To produce original scholarly writing in several genres;
To produce public writing on Wikipedia related to eighteenth-century women authors;
To produce a body of original work, critical and creative in nature, that furthers
the student's own intellectual and personal goals.
Margaret J. Ezell, Writing Women’s Literary History, Johns Hopkins UP, 1996
Staves, Susan, A Literary History of Women's Writing in Britain, 1660-1789, Cambridge, 2006
British Women Poets of the Long Eighteenth Century, [BWPLEC] ed. Paula R. Backscheider & Catherine E. Ingrassia, Johns Hopkins UP, 2009, ISBN: 13: 978-0-8018-9278-3 or 10: 8018-9278-3
Behn, Aphra. Oroonoko, The Rover and Other Works, ed. Janet Todd, Penguin 1992, ISBN 014 043338 4
Finberg, Melinda, Eighteenth-century Women Dramatists, Oxford 2001, ISBN 0 19 282729 4
Lady Mary Wortley Montagu, Selected Letters, ed. Isobel Grundy, Penguin Classics, 1997 ISBN: 978-0-140-43490-3
Scott, Sarah, Millenium Hall, ed. Gary Kelly, Broadview 1995, ISBN 1 55111 015 6
[You will have the option of reading this 200 page novel in digital form if you prefer.]
Ballaster, Ros (ed.), The History of British Women's Writing volume 4, 1690-1750, Houndsmill, England: Palgrave Macmillan, 2010, 2013. Print.
Labbe, Jacqueline M. (ed.), The History of British Women's Writing volume 5, 1750-1830. Houndsmill, England: Palgrave Macmillan, 2010, 2013. Print.
There are four important course sites you should bookmark:
The course homepage on my website [You are here.]
There are many digital resources that we will be using in this class. A list can be found here.
The Canvas course page: ENL6236.901F15, where documents, assignments and modules will be posted. This is also where our weekly discussion will be held, and other possible collaborations.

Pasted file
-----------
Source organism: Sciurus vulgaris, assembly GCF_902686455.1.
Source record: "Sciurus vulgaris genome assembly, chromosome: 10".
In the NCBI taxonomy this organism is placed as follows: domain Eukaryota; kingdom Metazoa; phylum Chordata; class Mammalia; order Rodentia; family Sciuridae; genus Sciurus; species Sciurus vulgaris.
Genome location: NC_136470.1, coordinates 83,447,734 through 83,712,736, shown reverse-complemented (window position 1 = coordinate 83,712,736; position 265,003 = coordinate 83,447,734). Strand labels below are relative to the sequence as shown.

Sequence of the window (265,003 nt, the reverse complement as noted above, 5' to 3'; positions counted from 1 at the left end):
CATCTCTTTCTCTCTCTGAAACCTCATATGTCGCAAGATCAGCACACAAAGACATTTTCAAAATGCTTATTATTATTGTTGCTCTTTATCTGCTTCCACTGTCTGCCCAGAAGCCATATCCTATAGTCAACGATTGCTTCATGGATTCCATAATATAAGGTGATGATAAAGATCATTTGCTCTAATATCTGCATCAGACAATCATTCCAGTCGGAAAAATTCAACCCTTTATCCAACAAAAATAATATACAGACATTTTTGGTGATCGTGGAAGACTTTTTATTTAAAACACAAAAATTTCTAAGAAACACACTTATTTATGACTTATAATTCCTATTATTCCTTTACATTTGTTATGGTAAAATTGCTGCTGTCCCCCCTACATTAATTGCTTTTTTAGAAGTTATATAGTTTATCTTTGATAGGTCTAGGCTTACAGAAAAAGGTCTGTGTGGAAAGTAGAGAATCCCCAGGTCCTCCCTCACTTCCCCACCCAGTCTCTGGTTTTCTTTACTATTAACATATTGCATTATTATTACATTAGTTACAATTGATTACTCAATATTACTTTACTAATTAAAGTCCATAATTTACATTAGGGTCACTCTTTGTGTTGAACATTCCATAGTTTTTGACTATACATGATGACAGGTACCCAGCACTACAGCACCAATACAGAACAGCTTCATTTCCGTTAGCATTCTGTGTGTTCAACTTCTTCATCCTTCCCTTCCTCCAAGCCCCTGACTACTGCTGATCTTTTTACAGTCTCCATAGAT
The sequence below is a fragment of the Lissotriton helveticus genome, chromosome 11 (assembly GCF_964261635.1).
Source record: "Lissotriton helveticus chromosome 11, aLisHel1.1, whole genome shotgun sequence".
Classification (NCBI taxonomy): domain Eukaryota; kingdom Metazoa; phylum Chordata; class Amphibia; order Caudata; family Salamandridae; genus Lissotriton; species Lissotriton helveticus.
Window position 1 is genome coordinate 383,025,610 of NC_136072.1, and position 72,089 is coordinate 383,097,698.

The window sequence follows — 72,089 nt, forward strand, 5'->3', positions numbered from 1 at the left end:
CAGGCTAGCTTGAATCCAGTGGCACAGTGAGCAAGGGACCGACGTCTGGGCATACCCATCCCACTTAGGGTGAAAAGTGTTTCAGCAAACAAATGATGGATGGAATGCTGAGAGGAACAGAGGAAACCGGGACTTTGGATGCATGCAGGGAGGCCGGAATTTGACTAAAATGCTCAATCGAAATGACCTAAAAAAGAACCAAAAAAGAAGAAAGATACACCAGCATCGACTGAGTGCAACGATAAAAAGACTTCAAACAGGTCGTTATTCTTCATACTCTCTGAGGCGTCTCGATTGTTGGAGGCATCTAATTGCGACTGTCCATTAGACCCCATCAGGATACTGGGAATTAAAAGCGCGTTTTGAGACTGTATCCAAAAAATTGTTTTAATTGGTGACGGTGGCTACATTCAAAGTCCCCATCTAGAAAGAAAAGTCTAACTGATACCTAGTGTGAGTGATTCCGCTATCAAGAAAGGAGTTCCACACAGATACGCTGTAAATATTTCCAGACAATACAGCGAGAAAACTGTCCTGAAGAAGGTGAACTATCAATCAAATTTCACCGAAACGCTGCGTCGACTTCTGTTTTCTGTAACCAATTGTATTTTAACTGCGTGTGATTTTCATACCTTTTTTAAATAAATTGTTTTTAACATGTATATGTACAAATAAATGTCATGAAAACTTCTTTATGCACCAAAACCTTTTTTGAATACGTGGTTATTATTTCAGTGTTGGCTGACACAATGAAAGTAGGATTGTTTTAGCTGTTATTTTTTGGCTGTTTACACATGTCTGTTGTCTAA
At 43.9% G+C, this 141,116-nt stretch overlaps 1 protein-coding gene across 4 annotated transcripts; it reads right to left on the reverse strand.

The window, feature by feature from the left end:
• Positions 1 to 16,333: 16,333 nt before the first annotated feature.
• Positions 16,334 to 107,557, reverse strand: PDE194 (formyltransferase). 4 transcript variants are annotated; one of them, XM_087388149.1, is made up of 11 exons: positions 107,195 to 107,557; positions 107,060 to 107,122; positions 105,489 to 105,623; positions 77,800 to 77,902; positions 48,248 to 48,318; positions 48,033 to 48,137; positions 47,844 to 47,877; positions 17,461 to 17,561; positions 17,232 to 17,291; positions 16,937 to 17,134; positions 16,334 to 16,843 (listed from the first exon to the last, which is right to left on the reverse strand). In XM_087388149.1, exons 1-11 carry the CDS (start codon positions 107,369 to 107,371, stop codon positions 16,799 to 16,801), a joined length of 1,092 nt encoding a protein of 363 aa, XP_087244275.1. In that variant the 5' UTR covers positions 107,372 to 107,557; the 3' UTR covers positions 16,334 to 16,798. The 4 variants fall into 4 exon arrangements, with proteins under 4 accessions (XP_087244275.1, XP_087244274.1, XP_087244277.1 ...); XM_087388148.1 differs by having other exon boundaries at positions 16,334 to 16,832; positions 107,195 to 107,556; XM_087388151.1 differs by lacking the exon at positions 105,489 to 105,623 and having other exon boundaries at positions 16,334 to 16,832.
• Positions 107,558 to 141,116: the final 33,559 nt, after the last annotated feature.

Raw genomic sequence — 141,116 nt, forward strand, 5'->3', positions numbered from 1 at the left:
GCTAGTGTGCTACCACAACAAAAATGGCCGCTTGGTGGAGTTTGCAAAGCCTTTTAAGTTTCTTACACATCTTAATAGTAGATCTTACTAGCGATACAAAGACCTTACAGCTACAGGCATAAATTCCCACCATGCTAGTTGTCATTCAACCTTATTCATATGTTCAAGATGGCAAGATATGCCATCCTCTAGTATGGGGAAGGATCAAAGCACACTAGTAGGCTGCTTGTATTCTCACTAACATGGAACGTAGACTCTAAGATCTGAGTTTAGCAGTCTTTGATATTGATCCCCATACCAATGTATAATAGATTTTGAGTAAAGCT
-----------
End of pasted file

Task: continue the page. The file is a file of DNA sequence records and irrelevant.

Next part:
The google share drive: https://drive.google.com/folderview?id=0BymeDERnNAhbfi1OSWl3dE4tYTVJMFFBRjJIR1A1QUpnWWZRZ2haN2ltVUlQWmNIanBjbmc&usp=sharing
course Wikipedia page: http://dashboard.wikiedu.org/courses/University_of_South_Florida/ENL6236_18thC_Women_Authors_(Fall_2015).
***All students should bring their laptops or tablets to class for work on digital resources and in-class activities.***
Notes for each class will be updated throughout the term
August 25 Class 1: Introductions
Introduce Wikipedia Assignments
Digital Resources for class
Sept 1 Class 2: Literary History
Ezell, Writing Women’s Literary History (Intro, chs 1-4);
September 8 Class 3: 17th C prose
Staves, Literary History of Women’s Writing in Britain, 1660-1789, Introduction;
Judith Phillips Stanton “Statistical Profile of Women Writing in English 1660-1800,” Canvas
Patrick Spedding, “’The New Machine’: Discovering the Limits of ECCO.” Canvas.
Research Workshop with Melanie Griffin
DUE Post #1
Staves, Chapter 1 (27-89);
September 15 Class 4: 17th and early 18th C Poetry
Todd Introduction, Behn’s Oroonoko, The Fair Jilt,
Margaret Fell Fox, “Women’s Speaking Justified,” EEBO.
DUE: Post #2
Wikipedia training complete.
Wiki assignment: Start talk page – visit someone’s talk page.
Join one of the Wiki communities/projects.